SAC Joins OpenStax Network to Provide Free and Flexible Textbook Use
September 1, 2020
The nationwide partnership promotes using open educational resources to provide students and educators an alternative to expensive textbooks and other costly materials.
San Antonio College is one of 12 schools chosen to participate in the 2020-2021 OpenStax Institutional Partnership Network. As a participant in the network’s first-year program SAC will work to build and execute a strategy that will encourage greater use of free, flexible textbooks among its faculty and students.
SAC was selected for this strategic partnership with OpenStax by demonstrating an eagerness to drive adoption of open educational resources (OER). Free to access and fully modifiable, OER provides students and educators with fair and flexible teaching and learning materials.
Participants in the OpenStax Institutional Partner Network’s first-year program will receive individualized consulting from OpenStax and join a cohort of colleges and universities advocating widespread use of OER at their schools. On average, the institutions who join as the network increase the number of students impacted by OER by 158 percent after completing the first year. To date, the program has resulted in more than $20 million of additional student savings from OER.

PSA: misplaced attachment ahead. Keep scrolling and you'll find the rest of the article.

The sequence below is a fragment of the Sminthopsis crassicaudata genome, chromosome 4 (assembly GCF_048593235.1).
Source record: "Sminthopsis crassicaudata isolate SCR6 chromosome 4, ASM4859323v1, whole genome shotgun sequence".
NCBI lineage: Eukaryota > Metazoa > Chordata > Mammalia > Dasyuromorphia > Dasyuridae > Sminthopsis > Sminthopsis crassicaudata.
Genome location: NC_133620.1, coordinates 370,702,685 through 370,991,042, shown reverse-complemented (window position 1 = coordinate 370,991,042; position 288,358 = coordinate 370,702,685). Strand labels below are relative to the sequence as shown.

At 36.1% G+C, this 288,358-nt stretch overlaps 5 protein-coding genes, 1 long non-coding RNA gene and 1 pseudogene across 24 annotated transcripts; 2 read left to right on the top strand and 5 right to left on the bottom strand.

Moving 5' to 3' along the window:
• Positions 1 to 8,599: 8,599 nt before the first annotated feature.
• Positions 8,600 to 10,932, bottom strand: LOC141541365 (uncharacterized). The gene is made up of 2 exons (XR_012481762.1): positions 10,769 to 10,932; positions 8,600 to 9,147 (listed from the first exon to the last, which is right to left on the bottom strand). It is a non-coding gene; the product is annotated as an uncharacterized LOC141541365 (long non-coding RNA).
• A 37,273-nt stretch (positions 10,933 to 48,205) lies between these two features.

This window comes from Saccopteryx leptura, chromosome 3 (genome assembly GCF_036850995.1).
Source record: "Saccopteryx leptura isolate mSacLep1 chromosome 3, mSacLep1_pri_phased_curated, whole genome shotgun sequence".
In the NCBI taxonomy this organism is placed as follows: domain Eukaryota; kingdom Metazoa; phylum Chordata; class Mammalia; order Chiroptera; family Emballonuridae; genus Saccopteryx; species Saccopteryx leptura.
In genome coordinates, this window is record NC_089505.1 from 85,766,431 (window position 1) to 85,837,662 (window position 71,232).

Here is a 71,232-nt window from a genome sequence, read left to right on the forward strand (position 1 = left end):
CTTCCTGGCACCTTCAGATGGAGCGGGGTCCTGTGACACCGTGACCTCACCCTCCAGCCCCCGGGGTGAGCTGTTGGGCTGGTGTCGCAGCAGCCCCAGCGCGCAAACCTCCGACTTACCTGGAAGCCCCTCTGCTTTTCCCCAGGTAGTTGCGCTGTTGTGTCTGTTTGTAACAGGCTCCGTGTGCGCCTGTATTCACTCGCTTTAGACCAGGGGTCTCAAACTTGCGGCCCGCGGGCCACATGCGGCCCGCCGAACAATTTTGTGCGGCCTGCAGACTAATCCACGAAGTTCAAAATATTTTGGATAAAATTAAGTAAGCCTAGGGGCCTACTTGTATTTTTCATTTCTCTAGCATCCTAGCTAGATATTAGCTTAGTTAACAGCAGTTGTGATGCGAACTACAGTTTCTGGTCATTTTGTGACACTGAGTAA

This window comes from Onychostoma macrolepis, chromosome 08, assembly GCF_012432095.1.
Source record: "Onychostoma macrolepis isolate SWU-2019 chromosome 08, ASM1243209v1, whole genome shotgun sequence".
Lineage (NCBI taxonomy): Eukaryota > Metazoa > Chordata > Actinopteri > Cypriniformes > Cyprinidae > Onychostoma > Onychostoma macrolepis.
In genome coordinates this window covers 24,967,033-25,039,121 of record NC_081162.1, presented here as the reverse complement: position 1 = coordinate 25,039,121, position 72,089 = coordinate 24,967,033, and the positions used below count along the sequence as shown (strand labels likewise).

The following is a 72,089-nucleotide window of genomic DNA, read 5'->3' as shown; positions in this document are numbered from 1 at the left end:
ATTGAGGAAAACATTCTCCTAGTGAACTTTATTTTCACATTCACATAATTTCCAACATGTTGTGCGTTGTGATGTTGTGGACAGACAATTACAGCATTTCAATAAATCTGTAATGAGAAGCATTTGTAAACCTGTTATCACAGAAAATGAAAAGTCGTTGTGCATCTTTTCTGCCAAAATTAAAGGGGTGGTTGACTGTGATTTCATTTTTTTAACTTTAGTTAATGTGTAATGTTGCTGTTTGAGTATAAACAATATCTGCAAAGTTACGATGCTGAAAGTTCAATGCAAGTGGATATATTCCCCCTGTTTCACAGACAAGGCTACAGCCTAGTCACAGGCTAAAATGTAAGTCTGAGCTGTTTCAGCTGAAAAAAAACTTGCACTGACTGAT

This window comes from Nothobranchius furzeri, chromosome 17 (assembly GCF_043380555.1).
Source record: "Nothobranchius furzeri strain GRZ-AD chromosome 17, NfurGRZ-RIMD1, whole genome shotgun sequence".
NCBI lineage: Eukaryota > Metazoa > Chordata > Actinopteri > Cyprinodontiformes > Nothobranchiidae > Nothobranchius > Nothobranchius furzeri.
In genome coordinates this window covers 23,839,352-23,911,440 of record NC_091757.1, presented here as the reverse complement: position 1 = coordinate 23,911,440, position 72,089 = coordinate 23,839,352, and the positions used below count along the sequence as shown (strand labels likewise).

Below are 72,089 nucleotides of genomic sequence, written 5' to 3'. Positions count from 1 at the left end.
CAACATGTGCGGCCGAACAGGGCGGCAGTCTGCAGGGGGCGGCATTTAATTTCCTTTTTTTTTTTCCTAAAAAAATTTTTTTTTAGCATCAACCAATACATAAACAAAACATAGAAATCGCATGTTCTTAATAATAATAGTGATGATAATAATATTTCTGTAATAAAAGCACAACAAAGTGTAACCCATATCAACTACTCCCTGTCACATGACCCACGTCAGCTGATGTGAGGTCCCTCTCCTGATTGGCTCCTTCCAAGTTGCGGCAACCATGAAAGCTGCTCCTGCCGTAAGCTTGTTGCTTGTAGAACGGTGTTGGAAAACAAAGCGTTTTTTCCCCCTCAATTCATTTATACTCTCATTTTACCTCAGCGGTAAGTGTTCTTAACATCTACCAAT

“SAC is committed to providing upward mobility and equity for our students and community. One path to doing this is lowering or, better yet, eliminating the costs of unnecessarily expensive textbooks,” said Sean Duffy, associate professor of history and SAC liaison with the network. “OpenStax has been a leader in this movement.”
Open educational resources, including the free, openly licensed textbooks offered by OpenStax, eliminate cost barriers for students and allow unrestricted, immediate access to learning materials, increasing the likelihood for students to complete their courses successfully. In addition to the immediate benefits to students, open educational resources are offered under a Creative Commons license, allowing instructors to modify textbooks to better serve their unique teaching and evolving student needs.